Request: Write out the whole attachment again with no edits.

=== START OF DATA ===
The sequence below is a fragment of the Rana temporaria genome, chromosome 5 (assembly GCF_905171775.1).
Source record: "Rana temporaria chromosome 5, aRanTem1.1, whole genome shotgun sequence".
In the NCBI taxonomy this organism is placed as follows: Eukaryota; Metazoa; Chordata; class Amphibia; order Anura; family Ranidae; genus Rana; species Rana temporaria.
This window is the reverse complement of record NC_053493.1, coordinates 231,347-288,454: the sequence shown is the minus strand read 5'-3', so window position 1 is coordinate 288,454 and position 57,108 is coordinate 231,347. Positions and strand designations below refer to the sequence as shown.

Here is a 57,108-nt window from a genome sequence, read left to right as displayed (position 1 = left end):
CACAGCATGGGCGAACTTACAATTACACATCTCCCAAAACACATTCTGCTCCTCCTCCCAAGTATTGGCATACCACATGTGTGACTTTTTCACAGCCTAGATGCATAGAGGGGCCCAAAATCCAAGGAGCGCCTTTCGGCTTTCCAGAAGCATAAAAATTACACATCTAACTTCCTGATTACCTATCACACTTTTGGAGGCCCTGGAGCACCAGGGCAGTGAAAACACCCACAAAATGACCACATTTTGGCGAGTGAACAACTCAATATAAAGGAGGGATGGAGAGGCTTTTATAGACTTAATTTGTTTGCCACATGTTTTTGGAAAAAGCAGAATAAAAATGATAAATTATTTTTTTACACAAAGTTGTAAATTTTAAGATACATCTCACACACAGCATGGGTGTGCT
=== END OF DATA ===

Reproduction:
The sequence below is a fragment of the Rana temporaria genome, chromosome 5 (assembly GCF_905171775.1).
Source record: "Rana temporaria chromosome 5, aRanTem1.1, whole genome shotgun sequence".
In the NCBI taxonomy this organism is placed as follows: Eukaryota; Metazoa; Chordata; class Amphibia; order Anura; family Ranidae; genus Rana; species Rana temporaria.
This window is the reverse complement of record NC_053493.1, coordinates 231,347-288,454: the sequence shown is the minus strand read 5'-3', so window position 1 is coordinate 288,454 and position 57,108 is coordinate 231,347. Positions and strand designations below refer to the sequence as shown.

Here is a 57,108-nt window from a genome sequence, read left to right as displayed (position 1 = left end):
CACAGCATGGGCGAACTTACAATTACACATCTCCCAAAACACATTCTGCTCCTCCTCCCAAGTATTGGCATACCACATGTGTGACTTTTTCACAGCCTAGATGCATAGAGGGGCCCAAAATCCAAGGAGCGCCTTTCGGCTTTCCAGAAGCATAAAAATTACACATCTAACTTCCTGATTACCTATCACACTTTTGGAGGCCCTGGAGCACCAGGGCAGTGAAAACACCCACAAAATGACCACATTTTGGCGAGTGAACAACTCAATATAAAGGAGGGATGGAGAGGCTTTTATAGACTTAATTTGTTTGCCACATGTTTTTGGAAAAAGCAGAATAAAAATGATAAATTATTTTTTTACACAAAGTTGTAAATTTTAAGATACATCTCACACACAGCATGGGTGTGCT